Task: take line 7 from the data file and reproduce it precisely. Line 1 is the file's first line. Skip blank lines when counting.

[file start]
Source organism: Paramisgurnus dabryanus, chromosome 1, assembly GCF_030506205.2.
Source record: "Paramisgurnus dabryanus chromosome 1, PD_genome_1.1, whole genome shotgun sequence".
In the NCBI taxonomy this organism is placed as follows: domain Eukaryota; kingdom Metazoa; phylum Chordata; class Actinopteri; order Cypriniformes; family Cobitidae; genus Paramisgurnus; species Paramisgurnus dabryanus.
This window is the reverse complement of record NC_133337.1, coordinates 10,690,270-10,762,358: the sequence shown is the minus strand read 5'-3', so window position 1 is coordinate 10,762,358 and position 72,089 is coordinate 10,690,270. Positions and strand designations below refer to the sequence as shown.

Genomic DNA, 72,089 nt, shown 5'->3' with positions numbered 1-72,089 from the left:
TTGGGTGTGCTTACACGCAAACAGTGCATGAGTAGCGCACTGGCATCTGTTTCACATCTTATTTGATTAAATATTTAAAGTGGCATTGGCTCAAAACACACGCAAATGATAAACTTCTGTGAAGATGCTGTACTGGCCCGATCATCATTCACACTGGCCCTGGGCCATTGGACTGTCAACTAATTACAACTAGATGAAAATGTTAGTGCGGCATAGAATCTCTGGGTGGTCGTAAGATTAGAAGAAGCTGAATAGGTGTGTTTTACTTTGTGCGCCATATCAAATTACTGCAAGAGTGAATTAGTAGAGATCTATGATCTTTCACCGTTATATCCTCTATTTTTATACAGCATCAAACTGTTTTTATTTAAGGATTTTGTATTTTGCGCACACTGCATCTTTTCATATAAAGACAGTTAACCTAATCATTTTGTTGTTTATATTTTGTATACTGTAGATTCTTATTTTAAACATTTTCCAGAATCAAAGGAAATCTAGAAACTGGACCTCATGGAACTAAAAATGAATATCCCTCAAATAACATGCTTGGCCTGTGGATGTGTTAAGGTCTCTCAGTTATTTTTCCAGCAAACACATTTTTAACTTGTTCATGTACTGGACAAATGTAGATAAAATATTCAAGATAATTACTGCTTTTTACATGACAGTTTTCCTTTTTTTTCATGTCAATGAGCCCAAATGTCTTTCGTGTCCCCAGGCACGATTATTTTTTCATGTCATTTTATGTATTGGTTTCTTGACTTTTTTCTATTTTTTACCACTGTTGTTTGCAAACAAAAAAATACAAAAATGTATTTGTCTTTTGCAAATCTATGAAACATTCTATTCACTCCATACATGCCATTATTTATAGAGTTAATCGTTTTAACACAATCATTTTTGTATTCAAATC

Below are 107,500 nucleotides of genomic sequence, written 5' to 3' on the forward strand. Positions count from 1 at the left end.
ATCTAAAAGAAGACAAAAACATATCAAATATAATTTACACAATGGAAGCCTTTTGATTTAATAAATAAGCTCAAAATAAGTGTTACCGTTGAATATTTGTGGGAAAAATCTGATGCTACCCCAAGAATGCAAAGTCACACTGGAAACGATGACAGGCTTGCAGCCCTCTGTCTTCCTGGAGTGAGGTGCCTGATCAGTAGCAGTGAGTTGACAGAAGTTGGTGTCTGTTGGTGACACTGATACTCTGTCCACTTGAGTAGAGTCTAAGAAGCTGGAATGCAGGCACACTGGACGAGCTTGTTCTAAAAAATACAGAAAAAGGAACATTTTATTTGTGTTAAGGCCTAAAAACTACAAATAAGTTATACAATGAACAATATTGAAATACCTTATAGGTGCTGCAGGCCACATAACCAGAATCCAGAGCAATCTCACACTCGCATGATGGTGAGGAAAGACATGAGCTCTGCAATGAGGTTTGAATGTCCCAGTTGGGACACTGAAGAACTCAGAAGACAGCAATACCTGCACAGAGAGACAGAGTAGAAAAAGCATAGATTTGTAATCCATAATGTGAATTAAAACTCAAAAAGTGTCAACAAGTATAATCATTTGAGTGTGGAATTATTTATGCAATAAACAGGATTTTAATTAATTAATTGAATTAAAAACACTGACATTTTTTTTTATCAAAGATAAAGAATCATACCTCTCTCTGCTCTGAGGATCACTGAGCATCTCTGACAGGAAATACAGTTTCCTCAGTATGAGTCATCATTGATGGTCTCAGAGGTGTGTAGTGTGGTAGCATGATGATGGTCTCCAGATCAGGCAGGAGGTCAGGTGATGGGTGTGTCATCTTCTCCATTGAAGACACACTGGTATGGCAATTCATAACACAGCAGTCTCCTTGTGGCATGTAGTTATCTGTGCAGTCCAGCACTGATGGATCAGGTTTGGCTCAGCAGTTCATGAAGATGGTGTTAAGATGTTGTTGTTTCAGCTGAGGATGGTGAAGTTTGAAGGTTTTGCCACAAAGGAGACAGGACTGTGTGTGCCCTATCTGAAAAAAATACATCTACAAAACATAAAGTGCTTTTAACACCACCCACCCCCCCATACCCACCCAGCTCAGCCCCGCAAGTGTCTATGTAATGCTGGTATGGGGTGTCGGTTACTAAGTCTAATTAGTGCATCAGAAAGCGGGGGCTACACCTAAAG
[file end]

Below are 107,500 nucleotides of genomic sequence, written 5' to 3' on the forward strand. Positions count from 1 at the left end.